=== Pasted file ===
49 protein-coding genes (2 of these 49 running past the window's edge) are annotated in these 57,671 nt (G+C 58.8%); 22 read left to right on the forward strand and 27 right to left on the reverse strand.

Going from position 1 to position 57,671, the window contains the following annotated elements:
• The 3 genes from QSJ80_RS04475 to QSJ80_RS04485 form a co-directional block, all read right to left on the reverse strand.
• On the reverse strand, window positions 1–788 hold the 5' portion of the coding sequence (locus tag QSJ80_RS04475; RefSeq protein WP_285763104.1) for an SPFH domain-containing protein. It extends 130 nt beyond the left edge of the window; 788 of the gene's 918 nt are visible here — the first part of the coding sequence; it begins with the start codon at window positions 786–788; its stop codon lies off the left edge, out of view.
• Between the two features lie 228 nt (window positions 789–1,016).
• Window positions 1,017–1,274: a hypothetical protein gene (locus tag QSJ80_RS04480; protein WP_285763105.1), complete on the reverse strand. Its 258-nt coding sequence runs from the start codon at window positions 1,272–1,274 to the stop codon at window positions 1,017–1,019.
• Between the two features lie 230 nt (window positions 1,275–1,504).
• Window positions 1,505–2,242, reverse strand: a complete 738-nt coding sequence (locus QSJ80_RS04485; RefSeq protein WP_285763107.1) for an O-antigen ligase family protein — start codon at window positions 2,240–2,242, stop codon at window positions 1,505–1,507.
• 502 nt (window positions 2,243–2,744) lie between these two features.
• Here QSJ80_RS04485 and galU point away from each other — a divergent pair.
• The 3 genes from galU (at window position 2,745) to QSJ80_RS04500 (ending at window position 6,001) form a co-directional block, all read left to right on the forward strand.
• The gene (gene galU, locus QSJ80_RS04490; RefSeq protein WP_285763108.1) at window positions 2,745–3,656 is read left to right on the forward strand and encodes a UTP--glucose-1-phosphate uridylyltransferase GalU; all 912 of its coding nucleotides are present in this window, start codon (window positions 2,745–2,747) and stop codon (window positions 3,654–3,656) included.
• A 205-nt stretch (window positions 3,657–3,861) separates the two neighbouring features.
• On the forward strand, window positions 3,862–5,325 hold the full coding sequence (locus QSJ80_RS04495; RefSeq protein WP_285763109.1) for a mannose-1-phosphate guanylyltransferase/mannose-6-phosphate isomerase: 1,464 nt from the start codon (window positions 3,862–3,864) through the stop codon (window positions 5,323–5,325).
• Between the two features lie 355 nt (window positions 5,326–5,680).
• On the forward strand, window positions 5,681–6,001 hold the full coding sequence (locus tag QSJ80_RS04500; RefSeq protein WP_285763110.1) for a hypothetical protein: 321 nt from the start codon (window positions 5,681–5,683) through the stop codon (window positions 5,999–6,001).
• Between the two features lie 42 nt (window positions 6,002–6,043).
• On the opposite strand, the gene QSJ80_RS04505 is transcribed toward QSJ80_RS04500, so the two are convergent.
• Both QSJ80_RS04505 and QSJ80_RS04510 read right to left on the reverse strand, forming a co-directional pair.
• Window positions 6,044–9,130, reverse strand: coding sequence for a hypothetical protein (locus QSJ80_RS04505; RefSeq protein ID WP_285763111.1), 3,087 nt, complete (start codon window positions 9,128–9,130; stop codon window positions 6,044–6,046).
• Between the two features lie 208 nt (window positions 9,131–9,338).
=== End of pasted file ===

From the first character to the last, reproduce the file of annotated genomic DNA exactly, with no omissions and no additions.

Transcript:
49 protein-coding genes (2 of these 49 running past the window's edge) are annotated in these 57,671 nt (G+C 58.8%); 22 read left to right on the forward strand and 27 right to left on the reverse strand.

Going from position 1 to position 57,671, the window contains the following annotated elements:
• The 3 genes from QSJ80_RS04475 to QSJ80_RS04485 form a co-directional block, all read right to left on the reverse strand.
• On the reverse strand, window positions 1–788 hold the 5' portion of the coding sequence (locus tag QSJ80_RS04475; RefSeq protein WP_285763104.1) for an SPFH domain-containing protein. It extends 130 nt beyond the left edge of the window; 788 of the gene's 918 nt are visible here — the first part of the coding sequence; it begins with the start codon at window positions 786–788; its stop codon lies off the left edge, out of view.
• Between the two features lie 228 nt (window positions 789–1,016).
• Window positions 1,017–1,274: a hypothetical protein gene (locus tag QSJ80_RS04480; protein WP_285763105.1), complete on the reverse strand. Its 258-nt coding sequence runs from the start codon at window positions 1,272–1,274 to the stop codon at window positions 1,017–1,019.
• Between the two features lie 230 nt (window positions 1,275–1,504).
• Window positions 1,505–2,242, reverse strand: a complete 738-nt coding sequence (locus QSJ80_RS04485; RefSeq protein WP_285763107.1) for an O-antigen ligase family protein — start codon at window positions 2,240–2,242, stop codon at window positions 1,505–1,507.
• 502 nt (window positions 2,243–2,744) lie between these two features.
• Here QSJ80_RS04485 and galU point away from each other — a divergent pair.
• The 3 genes from galU (at window position 2,745) to QSJ80_RS04500 (ending at window position 6,001) form a co-directional block, all read left to right on the forward strand.
• The gene (gene galU, locus QSJ80_RS04490; RefSeq protein WP_285763108.1) at window positions 2,745–3,656 is read left to right on the forward strand and encodes a UTP--glucose-1-phosphate uridylyltransferase GalU; all 912 of its coding nucleotides are present in this window, start codon (window positions 2,745–2,747) and stop codon (window positions 3,654–3,656) included.
• A 205-nt stretch (window positions 3,657–3,861) separates the two neighbouring features.
• On the forward strand, window positions 3,862–5,325 hold the full coding sequence (locus QSJ80_RS04495; RefSeq protein WP_285763109.1) for a mannose-1-phosphate guanylyltransferase/mannose-6-phosphate isomerase: 1,464 nt from the start codon (window positions 3,862–3,864) through the stop codon (window positions 5,323–5,325).
• Between the two features lie 355 nt (window positions 5,326–5,680).
• On the forward strand, window positions 5,681–6,001 hold the full coding sequence (locus tag QSJ80_RS04500; RefSeq protein WP_285763110.1) for a hypothetical protein: 321 nt from the start codon (window positions 5,681–5,683) through the stop codon (window positions 5,999–6,001).
• Between the two features lie 42 nt (window positions 6,002–6,043).
• On the opposite strand, the gene QSJ80_RS04505 is transcribed toward QSJ80_RS04500, so the two are convergent.
• Both QSJ80_RS04505 and QSJ80_RS04510 read right to left on the reverse strand, forming a co-directional pair.
• Window positions 6,044–9,130, reverse strand: coding sequence for a hypothetical protein (locus QSJ80_RS04505; RefSeq protein ID WP_285763111.1), 3,087 nt, complete (start codon window positions 9,128–9,130; stop codon window positions 6,044–6,046).
• Between the two features lie 208 nt (window positions 9,131–9,338).